14. “Most people don’t understand why I can’t eat the last bite of food, or why I can only eat this bite and not that bite. They don’t understand why I have to mark the days off of our calendar when it’s still that day. They don’t realize that if I don’t do these things, they may die, or I may die or my family may die.” — Jenny M.

15. “Counting the number of people in a room to be sure if anything happens like a fire, then I’ll know how many people need to get out safely.” — Alyse P.

16. “I’m putting my left then right foot onto the same stair, instead of left on one, right on the next one, to make sure I take an even number of steps. Or that I’m alternating large and small steps to fit an even number in each sidewalk square.” — Rebekah B.

17. “I am obsessed with the left hand side. If I decorate, ornaments are on the left, or facing the left. I clean from left to right. I sleep on the left of the bed. Everything in my life revolves around the left hand side.” — Phineen C.

18. “With my OCD, I tend to reassurance-seek. I have thoughts that go around my head constantly and cause my great anxiety, the only way to relieve this for a short amount of time is by seeking reassurance (that’s the compulsion) by asking questions or reassurance that the thoughts aren’t true. One thing a lot of people don’t understand is when I tell them the thoughts are bothering me I get told to ‘just stop thinking about it,’ they don’t realize I physically can’t, they also don’t understand why specific situations terrify me for no rational reason… Or why I’m constantly asking the same questions over and over again.” — Bethany N.

19. “Having a messy home because I get so overwhelmed trying to micro-organize each area of my home, I never get anything truly organized. Having to overanalyze everything. Having to research every decision — every decision, even the sizing of clothing, and then being so overwhelmed with data that I can’t make a decision. And, much, much more.” — Tip N.

20. “I organize my Netflix list in alphabetical order. It also needs TV shows, movies, stand up, documentaries, etc organized separately, but again alphabetically.” — Audrey H.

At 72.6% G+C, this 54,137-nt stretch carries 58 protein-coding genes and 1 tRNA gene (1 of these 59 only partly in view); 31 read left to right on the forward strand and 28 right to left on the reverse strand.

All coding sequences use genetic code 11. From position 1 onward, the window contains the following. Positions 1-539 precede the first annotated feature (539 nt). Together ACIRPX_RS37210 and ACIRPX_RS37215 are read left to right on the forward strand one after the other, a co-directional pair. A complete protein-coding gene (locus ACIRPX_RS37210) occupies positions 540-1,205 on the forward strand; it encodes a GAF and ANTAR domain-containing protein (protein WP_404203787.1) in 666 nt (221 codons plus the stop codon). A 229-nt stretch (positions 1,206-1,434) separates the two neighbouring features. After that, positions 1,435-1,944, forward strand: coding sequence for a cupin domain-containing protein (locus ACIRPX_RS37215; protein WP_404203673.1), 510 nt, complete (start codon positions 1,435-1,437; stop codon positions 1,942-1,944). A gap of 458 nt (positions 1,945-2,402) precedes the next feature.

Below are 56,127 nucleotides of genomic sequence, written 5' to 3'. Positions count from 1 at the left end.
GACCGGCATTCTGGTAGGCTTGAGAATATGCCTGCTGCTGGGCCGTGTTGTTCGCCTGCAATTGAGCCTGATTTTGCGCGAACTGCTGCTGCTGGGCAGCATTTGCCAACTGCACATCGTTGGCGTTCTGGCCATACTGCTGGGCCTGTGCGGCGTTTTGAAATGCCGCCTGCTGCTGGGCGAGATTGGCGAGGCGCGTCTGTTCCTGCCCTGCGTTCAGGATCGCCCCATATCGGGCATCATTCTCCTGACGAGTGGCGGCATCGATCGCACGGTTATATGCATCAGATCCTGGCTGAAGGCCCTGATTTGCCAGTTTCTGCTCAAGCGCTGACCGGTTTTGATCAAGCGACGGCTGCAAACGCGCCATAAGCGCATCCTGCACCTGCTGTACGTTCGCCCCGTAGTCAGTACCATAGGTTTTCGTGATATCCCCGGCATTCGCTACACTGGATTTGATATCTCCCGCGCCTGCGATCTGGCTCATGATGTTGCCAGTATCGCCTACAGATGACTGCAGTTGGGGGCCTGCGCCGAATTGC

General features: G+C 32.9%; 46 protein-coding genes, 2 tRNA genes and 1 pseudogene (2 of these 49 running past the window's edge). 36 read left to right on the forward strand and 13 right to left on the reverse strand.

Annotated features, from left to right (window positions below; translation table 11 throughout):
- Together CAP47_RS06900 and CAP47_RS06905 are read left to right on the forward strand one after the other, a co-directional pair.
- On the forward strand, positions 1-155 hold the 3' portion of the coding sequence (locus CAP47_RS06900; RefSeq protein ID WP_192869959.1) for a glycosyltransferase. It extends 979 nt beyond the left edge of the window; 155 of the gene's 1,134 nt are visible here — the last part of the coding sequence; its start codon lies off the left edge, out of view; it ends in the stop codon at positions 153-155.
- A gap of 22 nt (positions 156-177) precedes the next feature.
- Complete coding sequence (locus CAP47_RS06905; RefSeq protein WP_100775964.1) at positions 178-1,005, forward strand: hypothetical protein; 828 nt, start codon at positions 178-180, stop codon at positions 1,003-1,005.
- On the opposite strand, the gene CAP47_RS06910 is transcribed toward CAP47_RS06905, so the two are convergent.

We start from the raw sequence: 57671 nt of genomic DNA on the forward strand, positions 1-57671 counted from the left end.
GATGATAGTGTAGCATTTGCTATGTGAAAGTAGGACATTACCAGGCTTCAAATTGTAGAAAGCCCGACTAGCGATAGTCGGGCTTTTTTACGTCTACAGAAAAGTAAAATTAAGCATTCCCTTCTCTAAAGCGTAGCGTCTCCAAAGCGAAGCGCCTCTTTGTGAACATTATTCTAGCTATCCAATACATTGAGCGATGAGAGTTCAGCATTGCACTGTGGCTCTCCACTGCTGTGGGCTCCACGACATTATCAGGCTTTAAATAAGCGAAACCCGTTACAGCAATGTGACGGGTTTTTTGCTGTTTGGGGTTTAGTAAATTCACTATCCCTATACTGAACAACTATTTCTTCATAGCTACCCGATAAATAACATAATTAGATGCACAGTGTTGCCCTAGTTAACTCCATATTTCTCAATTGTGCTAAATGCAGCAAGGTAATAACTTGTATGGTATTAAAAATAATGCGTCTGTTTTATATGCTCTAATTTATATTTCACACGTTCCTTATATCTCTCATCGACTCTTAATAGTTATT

21. “When I have to say the same thing over and over, people think I’m hard of hearing or forgot I already said it, but for whatever reason repeating things over and over helps me make sure they understand and that I remember. Usually twice, sometimes four or six times.” — Makayla B.

22. “Ignoring them, avoiding conversation. I always have my cell phone or a book with me. It’s a crutch, I know that, but it’s helpful for times I can’t communicate because 5,000 weird thoughts are pouring through my head. Obsessive thoughts make it hard for me to have a normal conversation on the phone or face-to-face, so I’ll pull out my phone to play a game or stick my nose in a book to avoid an awkward conversation where I’m not really paying attention or responding appropriately. I avoid personal telephone calls unless I’m speaking to my mother. I have to write out my questions and possible comments on paper, a script, before making business calls.” — Lori H.

23. “Asking someone if they’re mad at me or hate me.” — Alaina M.

24. “They see me as a controlling person, but I really am not. It’s simply my OCD that makes me afraid to be out of control.” — Maggie C.

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What Living With OCD Is Like, in the Words of My 9-Year-Old Son


“I am 9 years old and I have OCD. It’s really hard for me to go to school because I’m afraid I will do something weird, like swear or spit my food on the ground and then put it back in my mouth. I don’t want to do that, but the OCD in my brain tries to make me do it, so I am always stressed out. When I get home, the same things happen. At night, I want to swear or do something that will get me scared — like look under my bed for monsters. If I have a cut or bruise, I want to hurt it worse. So, every day, all the time, I’m stressed out or in a bad mood.”

Those are the words of my son. He is an amazing kid: creative, energetic, friendly, kind and so many good things. But he is lonely. He is stressed. He feels like no one understands him. Last night, he told me he just wants a regular life, not ruled by OCD. My heart breaks for him because he feels helpless and that fighting OCD is too hard.

My son describes his school day like this:

9:00 a.m. — “Morning meeting: It’s fun but stressful because I’m afraid I will swear out loud or do something embarrassing in front of the class.”

9:30 a.m. — “Math: Stressful. I worry that I will make loud noises or write something inappropriate on the Smart Board or swear.”

10:30 a.m. — “Reading: More stress about swearing or making loud noises in the quiet classroom.”

11:10 a.m. — “Recess and lunch: I usually like recess, but sometimes I have urges to hurt myself. It’s good that it has been warm because my tongue won’t stick anymore if I put it on the metal poles. At the beginning of the school year, I couldn’t stop myself from looking directly at the sun. At lunch, I eat everything in bites of three and sometimes I ‘on purpose’ drop food on the floor and then feel the urge to eat it.”